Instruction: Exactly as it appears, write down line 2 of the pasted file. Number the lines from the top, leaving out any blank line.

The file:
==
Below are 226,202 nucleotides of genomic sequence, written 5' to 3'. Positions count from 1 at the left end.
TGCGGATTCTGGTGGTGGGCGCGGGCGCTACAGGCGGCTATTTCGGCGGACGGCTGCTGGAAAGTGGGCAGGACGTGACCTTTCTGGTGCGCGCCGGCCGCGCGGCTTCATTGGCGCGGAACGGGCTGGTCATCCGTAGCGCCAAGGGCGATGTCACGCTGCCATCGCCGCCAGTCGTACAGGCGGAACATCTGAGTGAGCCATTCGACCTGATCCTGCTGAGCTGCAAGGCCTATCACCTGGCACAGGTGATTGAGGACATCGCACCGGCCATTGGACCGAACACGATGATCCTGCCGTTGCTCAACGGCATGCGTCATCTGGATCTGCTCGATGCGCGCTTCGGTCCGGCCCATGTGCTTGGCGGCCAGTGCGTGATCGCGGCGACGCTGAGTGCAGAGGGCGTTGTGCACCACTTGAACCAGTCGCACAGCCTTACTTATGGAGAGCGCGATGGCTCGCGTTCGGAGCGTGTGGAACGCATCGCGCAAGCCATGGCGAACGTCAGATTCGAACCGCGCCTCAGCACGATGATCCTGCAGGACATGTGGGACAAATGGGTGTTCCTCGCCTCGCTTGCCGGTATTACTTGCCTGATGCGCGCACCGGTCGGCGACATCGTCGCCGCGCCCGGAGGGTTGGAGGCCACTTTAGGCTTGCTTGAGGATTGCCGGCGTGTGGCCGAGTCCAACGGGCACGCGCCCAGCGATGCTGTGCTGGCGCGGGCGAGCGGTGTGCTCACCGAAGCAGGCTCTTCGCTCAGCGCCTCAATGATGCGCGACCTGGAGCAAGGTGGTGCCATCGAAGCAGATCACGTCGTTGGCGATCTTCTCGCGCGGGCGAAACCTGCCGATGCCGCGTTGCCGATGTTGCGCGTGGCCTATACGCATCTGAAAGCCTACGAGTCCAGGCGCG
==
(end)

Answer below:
TGCGGATTCTGGTGGTGGGCGCGGGCGCTACAGGCGGCTATTTCGGCGGACGGCTGCTGGAAAGTGGGCAGGACGTGACCTTTCTGGTGCGCGCCGGCCGCGCGGCTTCATTGGCGCGGAACGGGCTGGTCATCCGTAGCGCCAAGGGCGATGTCACGCTGCCATCGCCGCCAGTCGTACAGGCGGAACATCTGAGTGAGCCATTCGACCTGATCCTGCTGAGCTGCAAGGCCTATCACCTGGCACAGGTGATTGAGGACATCGCACCGGCCATTGGACCGAACACGATGATCCTGCCGTTGCTCAACGGCATGCGTCATCTGGATCTGCTCGATGCGCGCTTCGGTCCGGCCCATGTGCTTGGCGGCCAGTGCGTGATCGCGGCGACGCTGAGTGCAGAGGGCGTTGTGCACCACTTGAACCAGTCGCACAGCCTTACTTATGGAGAGCGCGATGGCTCGCGTTCGGAGCGTGTGGAACGCATCGCGCAAGCCATGGCGAACGTCAGATTCGAACCGCGCCTCAGCACGATGATCCTGCAGGACATGTGGGACAAATGGGTGTTCCTCGCCTCGCTTGCCGGTATTACTTGCCTGATGCGCGCACCGGTCGGCGACATCGTCGCCGCGCCCGGAGGGTTGGAGGCCACTTTAGGCTTGCTTGAGGATTGCCGGCGTGTGGCCGAGTCCAACGGGCACGCGCCCAGCGATGCTGTGCTGGCGCGGGCGAGCGGTGTGCTCACCGAAGCAGGCTCTTCGCTCAGCGCCTCAATGATGCGCGACCTGGAGCAAGGTGGTGCCATCGAAGCAGATCACGTCGTTGGCGATCTTCTCGCGCGGGCGAAACCTGCCGATGCCGCGTTGCCGATGTTGCGCGTGGCCTATACGCATCTGAAAGCCTACGAGTCCAGGCGCG